This week, CNET is launching its At Work
section, of which I'm proud to be the editor. At Work will be CNET's new home for reviews, features, and how-to guides about the personal technology we all use to get our jobs done.
In preparing this section, our team put together an Ultimate Office feature
, in which we picked out our favorite products for the various places we work--the office, the cubicle, the conference room, and the hotel.
In some cases, I chose glitzy, cutting-edge technology that I just love. In others, it's the cheap solutions that serve best.
As an exercise, I went through each of the rooms we covered, as well as some others, and tried to think of the products that help me personally be more productive. In some cases, I chose glitzy, cutting-edge technology that I just love, expense notwithstanding. In other cases, it's the cheap solutions that serve best. Here are my secret weapons.
In the office
If you read my column from two weeks ago
, this is no surprise: my work technology of choice is multiple monitors. Sadly, my bosses at CNET haven't yet realized how much more labor they could wring from me if they'd only equip my desk with dual 20-inch LCDs
. But I'm working on it. In my home office, I have a cobbled-together dual-screen display, and I work much more effectively there because of it.
There is one secret weapon I actually do have at my office: our Voice over IP
phone system. I still have a phone on my desk, but it can be controlled from my PC, where it is a million times easier to control advanced features. With this killer ShoreTel
installation, I get cool features, such as Outlook contact records that pop up for incoming calls; voicemail that comes into my e-mail in-box (and which can be forwarded as easily as e-mail); the capability to put conference calls together with mouse clicks instead of impossible keypad entries; and even a new thing we're testing, where I can drag files to the PC phone application and they'll show up on the desktop of the person I'm calling. Single (nonenterprise) users can get many of these features with some Internet phone services
now on the market. I recommend it; this is what phones should have become ages ago.
: Almost everybody has it today, and what a difference it makes. Since I run my own technology budget at home, I actually have a nicer installation than I do at work (my own printer, for example, instead of one down the hall). And with my high-speed connection, I can be just as productive as I can be at my desk, with the exception that I can't go to meetings as easily. Come to think of it, that makes me more productive.
The conference room
I've experimented with a lot of great conference room-focused technologies, from meeting software
to tablet PCs, and here's what I've found: none of them are quite there yet.
Sometimes, I take my laptop to meetings to take notes (using OneNote
), which is helpful. But everyone always assumes that I'm answering e-mail, which doesn't win me any friends. And let's face it, when the meeting gets boring, sometimes I am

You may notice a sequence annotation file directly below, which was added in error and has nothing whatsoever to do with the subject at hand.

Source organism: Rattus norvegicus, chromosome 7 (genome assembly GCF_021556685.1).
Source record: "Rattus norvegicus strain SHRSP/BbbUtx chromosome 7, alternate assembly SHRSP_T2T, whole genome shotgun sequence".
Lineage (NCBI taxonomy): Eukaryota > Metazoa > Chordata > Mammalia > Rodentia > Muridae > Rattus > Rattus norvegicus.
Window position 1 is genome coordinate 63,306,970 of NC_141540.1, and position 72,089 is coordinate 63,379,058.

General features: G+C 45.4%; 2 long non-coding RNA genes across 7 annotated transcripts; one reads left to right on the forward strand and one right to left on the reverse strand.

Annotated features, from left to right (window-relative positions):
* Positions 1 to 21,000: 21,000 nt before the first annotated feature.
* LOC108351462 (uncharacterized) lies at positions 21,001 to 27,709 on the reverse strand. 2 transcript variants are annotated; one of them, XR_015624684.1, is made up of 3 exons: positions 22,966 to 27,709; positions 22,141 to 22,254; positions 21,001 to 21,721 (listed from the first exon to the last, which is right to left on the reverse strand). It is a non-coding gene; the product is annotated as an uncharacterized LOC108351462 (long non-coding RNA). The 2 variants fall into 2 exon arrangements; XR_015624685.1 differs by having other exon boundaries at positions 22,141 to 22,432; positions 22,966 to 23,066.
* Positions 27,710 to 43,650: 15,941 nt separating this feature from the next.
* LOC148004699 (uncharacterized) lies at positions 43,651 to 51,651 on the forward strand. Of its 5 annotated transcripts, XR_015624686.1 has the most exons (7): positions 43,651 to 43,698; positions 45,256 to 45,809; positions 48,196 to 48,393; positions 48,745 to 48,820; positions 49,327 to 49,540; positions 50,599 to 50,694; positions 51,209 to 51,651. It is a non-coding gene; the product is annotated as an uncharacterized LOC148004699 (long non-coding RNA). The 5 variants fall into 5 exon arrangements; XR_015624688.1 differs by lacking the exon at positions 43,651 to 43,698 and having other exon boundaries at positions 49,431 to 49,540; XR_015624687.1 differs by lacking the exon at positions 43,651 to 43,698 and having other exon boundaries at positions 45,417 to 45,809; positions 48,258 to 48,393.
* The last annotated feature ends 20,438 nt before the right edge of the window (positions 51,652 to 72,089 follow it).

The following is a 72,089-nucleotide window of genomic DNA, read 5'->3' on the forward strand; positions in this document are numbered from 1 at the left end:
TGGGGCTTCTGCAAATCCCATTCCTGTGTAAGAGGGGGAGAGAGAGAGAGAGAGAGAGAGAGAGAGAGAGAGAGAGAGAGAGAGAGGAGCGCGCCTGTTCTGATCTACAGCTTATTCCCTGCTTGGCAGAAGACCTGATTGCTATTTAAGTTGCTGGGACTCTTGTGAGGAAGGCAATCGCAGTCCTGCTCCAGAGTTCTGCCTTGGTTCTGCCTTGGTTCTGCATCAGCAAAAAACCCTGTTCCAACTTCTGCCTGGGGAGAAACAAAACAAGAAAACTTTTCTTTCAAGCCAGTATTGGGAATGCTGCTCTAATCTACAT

Actually I've found that just setting down my Good G100
near my meeting paperwork lets me monitor incoming e-mail without looking nearly as obnoxious. A Treo 600
would also do the same job nicely.
For me, traveling with technology is all about traveling light. Some things have to come with you--a laptop and a cell phone, maybe a PDA and an MP3 player, too. But here's one thing that doesn't: all those pain-in-the-neck adapters and chargers.
There are after-market power adapters
that can charge multiple devices, which is a handy idea. But they're way too heavy and wildly overpriced. Here's a better bet. Get a laptop with a lightweight power adapter and use your USB ports to recharge your cell phone and PDA. USB-to-handheld device chargers
weigh just an ounce or two and pack down smaller than any plug-in-adapter.
I want to silence all of it--the engines, the screaming babies, the conversation about Miami going on behind me.
A lot of people I know swear by noise-reduction headsets
. I've tried them, and they work well enough. But on an airplane, I don't really want to block out the roar of the engines. No, I want to silence all of it--the engines, the screaming babies, the conversation about Miami going on behind me, every last annoying decibel. And bulky noise-reducers don't do that.
Here's what does: in-ear earbuds
. They're cheap, comfortable, and small; you don't have to hassle with bulky electronics; and they make your PC's media player, your MP3 device, or the airplane's own sound system sound great. Or you can just turn everything off and use them like earplugs.
Here's one location where I do go for cutting-edge technology. I drive a stick-shift, and you can't safely do that and hold a phone at the same time. And wired headsets tend to get wrapped up in the gearshift (unless you get one with a cable long enough, which is--bizarrely--quite rare). So when I have to talk in the car, I like to use a Bluetooth headset
. It's a pain to keep the thing charged up, but it's comfortable, easy to use, and it keeps my eyes on the road.
Like a lot of people, I do some of my best thinking when standing under hot running water. To date, though, I haven't found any technology (aside from a water heater with a really big tank) that makes this process work any better. If I come across any, I'll let you know.